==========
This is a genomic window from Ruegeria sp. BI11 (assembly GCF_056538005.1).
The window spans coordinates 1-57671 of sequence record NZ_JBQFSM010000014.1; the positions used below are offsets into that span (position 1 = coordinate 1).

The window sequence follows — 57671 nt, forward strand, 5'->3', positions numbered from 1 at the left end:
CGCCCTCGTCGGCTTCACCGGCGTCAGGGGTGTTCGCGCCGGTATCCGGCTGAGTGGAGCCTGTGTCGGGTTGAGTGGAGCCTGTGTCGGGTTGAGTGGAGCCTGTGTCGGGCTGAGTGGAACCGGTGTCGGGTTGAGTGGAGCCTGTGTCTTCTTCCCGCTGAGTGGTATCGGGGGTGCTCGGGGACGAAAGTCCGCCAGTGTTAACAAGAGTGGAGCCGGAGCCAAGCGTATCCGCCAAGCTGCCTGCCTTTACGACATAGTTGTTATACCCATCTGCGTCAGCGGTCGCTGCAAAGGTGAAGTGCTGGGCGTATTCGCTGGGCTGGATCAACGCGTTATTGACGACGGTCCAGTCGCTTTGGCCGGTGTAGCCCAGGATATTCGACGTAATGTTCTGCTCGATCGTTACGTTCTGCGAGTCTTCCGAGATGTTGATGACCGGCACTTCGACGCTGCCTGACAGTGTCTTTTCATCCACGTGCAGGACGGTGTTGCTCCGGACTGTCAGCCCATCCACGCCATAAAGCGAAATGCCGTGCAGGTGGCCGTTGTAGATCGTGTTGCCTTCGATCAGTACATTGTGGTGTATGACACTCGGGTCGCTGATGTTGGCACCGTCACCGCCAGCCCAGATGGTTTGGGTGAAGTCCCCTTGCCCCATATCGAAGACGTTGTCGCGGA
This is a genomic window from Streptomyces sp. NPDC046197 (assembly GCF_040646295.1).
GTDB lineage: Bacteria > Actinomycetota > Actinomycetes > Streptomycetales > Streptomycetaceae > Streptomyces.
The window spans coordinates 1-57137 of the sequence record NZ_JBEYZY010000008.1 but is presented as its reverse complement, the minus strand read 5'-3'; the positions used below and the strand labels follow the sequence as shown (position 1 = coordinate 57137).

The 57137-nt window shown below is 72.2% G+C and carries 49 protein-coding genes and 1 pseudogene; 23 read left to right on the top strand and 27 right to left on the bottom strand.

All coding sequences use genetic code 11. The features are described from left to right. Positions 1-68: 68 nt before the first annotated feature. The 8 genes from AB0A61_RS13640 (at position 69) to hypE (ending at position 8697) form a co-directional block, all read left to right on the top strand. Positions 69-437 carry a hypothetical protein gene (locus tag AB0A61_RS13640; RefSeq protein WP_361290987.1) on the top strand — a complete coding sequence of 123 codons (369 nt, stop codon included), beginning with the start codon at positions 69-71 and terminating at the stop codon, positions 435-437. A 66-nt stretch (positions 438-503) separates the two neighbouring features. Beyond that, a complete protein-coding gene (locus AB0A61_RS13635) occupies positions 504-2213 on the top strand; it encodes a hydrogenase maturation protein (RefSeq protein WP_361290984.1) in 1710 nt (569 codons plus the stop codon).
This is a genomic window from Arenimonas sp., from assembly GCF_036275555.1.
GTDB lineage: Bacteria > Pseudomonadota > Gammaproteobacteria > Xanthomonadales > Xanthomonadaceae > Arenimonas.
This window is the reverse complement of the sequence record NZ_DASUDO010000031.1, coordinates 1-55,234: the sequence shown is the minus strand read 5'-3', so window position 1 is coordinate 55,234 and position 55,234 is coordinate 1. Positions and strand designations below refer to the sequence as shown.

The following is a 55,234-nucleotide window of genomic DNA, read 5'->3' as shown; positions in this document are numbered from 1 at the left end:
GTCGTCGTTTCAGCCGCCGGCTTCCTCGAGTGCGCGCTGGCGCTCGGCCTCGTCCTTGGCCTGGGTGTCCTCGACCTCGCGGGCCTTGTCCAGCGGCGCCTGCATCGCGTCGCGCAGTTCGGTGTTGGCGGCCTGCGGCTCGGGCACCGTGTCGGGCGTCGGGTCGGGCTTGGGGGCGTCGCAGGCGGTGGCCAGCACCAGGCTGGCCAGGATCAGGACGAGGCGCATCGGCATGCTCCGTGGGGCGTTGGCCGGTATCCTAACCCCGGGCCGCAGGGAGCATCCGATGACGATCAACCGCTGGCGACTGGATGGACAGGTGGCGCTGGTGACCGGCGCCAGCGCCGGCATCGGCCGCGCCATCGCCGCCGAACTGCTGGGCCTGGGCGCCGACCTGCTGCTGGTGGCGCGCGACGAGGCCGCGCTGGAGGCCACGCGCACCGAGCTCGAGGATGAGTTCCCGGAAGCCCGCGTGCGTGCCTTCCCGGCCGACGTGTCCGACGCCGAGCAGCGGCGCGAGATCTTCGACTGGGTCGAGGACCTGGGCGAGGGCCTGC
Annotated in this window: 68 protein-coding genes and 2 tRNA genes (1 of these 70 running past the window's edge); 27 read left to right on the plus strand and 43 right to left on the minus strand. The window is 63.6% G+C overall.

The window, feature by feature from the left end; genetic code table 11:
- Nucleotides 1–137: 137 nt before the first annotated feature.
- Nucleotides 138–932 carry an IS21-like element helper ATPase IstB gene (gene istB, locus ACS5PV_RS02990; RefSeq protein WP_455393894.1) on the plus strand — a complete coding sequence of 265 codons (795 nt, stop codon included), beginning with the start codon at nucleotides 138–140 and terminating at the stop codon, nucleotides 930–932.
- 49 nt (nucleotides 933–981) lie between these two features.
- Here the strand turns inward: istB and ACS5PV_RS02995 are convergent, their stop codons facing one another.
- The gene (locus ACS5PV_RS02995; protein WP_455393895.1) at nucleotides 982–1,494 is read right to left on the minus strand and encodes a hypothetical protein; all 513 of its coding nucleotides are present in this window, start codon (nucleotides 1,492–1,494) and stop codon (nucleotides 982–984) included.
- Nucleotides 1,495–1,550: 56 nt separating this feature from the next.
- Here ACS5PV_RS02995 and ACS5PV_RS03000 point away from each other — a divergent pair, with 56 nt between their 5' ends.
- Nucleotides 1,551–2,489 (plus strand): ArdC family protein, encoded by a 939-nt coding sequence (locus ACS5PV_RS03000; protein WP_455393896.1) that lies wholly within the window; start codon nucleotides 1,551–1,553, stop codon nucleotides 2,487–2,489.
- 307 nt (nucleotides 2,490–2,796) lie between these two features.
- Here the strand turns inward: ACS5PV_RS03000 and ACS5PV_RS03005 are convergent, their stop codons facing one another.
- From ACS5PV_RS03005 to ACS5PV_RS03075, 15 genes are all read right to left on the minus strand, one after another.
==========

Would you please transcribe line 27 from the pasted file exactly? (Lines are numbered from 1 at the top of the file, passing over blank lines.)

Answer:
- From ACS5PV_RS03005 to ACS5PV_RS03075, 15 genes are all read right to left on the minus strand, one after another.